With all that in mind, here's my question: Why isn't energy independence the single most important issue for the American government? You've got environmental concerns? Burning petrol accounts for a staggering amount of both local smog and longer-term damage to the atmosphere. Clean-burning fuels solve that issue. You're worried that we've hit peak oil and are about to brown out in terms of supply versus demand for energy? An alternative, renewable resource would solve that. Our military runs on two things right now: food and gasoline. Our enemies supply the gasoline and we're importing food while US fields lie fallow, just to shore up the price of foodstuffs grown by conglomerates like Monsanto. Why the hell are we leaving ourselves in this co-dependent, vulnerable position?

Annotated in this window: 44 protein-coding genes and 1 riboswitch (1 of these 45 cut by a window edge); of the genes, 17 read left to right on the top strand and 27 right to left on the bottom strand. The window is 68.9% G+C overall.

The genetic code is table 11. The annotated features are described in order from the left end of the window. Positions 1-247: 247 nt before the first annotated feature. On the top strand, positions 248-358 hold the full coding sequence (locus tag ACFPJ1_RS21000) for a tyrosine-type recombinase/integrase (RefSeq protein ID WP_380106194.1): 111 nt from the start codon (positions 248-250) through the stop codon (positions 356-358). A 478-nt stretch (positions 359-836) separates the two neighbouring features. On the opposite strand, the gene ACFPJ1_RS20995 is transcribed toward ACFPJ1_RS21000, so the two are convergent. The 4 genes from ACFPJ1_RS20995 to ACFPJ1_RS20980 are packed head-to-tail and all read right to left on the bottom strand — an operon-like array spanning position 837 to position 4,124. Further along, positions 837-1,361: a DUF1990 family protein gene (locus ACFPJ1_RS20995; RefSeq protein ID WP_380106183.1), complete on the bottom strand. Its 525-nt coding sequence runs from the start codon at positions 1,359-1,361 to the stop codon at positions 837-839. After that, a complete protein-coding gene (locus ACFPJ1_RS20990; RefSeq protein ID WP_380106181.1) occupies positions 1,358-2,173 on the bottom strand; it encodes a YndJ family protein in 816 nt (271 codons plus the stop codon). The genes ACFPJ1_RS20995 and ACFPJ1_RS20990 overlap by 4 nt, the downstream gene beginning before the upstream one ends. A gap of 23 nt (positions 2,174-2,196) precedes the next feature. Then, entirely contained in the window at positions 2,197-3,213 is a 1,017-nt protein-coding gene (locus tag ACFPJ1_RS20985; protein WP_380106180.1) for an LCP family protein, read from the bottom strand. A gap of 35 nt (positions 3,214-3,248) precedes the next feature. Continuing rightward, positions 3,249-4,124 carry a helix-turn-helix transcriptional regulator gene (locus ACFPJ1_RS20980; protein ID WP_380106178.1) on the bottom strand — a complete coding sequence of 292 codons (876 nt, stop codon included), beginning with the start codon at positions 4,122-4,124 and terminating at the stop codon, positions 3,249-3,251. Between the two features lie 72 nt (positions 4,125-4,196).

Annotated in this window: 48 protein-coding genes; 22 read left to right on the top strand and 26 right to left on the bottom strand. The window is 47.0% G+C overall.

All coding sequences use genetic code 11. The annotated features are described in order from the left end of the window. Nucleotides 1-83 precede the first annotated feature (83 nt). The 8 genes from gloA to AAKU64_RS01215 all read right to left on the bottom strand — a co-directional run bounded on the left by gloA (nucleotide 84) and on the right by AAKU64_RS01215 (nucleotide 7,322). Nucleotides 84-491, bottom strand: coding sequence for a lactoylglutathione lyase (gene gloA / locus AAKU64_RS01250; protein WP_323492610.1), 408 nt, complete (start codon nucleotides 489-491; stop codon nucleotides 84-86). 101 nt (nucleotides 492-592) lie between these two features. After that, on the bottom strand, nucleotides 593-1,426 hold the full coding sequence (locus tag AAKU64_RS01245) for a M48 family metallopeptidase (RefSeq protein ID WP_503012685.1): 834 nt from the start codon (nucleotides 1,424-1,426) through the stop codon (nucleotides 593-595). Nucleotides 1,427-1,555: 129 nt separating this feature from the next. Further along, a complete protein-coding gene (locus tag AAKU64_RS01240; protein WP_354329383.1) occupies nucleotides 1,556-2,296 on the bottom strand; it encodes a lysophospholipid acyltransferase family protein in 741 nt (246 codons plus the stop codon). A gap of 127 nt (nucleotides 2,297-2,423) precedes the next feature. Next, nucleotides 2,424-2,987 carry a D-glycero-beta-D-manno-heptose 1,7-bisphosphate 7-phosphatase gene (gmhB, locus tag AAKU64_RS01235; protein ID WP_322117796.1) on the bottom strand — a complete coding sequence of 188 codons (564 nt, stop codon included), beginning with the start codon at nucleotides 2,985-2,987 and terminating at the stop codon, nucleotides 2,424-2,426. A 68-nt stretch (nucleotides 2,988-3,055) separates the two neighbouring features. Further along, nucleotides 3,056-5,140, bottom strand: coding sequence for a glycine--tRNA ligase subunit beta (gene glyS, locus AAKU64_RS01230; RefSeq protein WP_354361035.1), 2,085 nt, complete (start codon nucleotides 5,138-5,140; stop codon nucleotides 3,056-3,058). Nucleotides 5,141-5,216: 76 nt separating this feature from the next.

Explain it to me, people. Why is total energy independence not Job #1 for defending American interests?

* - Edited for correction and clarification.
Current Mood: honestly confused
Current Music: Bill Hicks - "Non-smokers, Gifts of Forgiveness"
(Deleted comment)
Alathaniel A'Tharenalathaniel on July 11th, 2008 08:21 pm (UTC)
"They haven't been taught to look into the future, they don't have a govermental or corporate model to follow when it comes to looking further than the end of 3 years at best, and so everyone thinks in terms of "today" only."

Exactly. And those of us inteligent enough to look ahead seem, all to often, drowned out by those who demand instant gratification - and get it in the form of feel-good politics that only makes the situation worse.